The locations of the surveillance cameras are known only to Gossage, said Town Manager Louis Close.
The cameras are necessary because the town has only one police officer on duty at any given time and that officer can't be everywhere, Close said.
He said the town has had difficulty finding places to put the cameras because they require electricity and must be concealed.
There has been no public announcement about the cameras and most residents probably don't know they are being filmed, he said.
Close said he doesn't think the cameras are intrusive.
"It's a crime-fighting tool to help police solve cases that usually go unsolved unless there is an eyewitness," he said.
"It's too bad we don't have more of them," said Close.
The cameras are not an invasion of privacy, Tasker said.
Hancock Mayor Daniel Murphy called the town's use of surveillance cameras progressive. He said the town will not post signs to warn people they are being filmed.
"We're well within our rights," he said.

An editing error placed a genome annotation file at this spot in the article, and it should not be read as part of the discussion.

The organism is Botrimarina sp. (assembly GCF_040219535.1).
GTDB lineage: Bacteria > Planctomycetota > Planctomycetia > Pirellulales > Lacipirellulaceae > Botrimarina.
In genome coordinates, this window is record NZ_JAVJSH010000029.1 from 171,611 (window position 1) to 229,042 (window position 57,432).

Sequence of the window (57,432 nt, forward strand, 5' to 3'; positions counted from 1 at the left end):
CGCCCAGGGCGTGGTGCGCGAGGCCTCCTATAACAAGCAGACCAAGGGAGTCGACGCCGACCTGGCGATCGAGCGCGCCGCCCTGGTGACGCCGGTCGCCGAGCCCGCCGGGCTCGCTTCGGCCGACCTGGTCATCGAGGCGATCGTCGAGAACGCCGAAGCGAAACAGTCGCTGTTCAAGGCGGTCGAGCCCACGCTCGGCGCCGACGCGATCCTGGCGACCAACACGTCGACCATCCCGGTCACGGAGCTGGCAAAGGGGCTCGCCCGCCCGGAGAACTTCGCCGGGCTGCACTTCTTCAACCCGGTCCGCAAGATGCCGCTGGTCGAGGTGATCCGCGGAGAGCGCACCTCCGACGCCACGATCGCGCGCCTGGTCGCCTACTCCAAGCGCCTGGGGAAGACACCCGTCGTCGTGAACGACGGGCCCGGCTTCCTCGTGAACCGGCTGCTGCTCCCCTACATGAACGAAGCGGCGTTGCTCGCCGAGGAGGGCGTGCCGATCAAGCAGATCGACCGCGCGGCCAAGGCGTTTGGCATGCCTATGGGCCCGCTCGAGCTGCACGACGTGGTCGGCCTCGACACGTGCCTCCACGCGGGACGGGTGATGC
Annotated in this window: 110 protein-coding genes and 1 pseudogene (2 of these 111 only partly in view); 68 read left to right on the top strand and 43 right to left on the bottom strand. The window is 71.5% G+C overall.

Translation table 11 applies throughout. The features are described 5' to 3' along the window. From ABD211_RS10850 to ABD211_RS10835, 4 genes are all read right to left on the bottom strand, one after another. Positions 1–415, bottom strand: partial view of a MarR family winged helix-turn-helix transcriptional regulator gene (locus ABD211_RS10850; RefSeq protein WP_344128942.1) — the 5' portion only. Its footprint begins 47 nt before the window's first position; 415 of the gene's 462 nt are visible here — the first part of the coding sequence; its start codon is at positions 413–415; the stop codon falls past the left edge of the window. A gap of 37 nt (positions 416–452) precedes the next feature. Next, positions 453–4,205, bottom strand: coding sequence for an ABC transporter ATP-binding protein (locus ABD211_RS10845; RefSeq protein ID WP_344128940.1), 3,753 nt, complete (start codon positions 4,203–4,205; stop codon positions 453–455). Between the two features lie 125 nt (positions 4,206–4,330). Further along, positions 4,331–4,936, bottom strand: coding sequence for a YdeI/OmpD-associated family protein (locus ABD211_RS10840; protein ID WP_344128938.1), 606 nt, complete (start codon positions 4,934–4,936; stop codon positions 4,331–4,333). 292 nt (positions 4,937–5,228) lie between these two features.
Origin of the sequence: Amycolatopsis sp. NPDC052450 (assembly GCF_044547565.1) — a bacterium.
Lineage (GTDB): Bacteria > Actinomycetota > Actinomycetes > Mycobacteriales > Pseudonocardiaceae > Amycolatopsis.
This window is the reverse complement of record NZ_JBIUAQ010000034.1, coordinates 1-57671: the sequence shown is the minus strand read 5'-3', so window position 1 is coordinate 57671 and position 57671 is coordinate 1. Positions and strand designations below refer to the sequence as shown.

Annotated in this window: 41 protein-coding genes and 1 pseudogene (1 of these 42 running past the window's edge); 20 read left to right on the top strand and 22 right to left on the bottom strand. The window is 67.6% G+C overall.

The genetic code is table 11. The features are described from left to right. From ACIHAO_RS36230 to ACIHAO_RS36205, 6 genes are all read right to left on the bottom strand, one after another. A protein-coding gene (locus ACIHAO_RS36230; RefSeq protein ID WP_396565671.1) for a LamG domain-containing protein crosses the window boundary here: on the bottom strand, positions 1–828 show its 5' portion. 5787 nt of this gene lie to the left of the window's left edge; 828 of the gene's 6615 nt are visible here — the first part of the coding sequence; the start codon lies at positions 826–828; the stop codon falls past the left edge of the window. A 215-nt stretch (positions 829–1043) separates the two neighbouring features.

The cameras will be a deterrent to vandals once the word gets out, he said.
Close said vandals have struck at the town pool and parks, breaking up property and spraying graffiti.
"It makes me furious. I don't understand the mind of a vandal," said Murphy.
"It's a nuisance problem. Even if there is no permanent damage done, repairs still cost money," said Close.
He said vandals have destroyed picnic tables that cost the town $175 each and rolled trash cans and spilled the contents.
"The kids are restless. Maybe we can catch a few and get their parents to pay, then the kids will have to pay the consequences," said Close.
Hagerstown City Police used surveillance cameras a few years ago but stopped because of logistical problems, said Sgt. David Long.
The city's coverage area was too large and the camera's focus too limited for them to be very useful, he said.
Long said camera footage holds up in court cases but conversations cannot be legally recorded.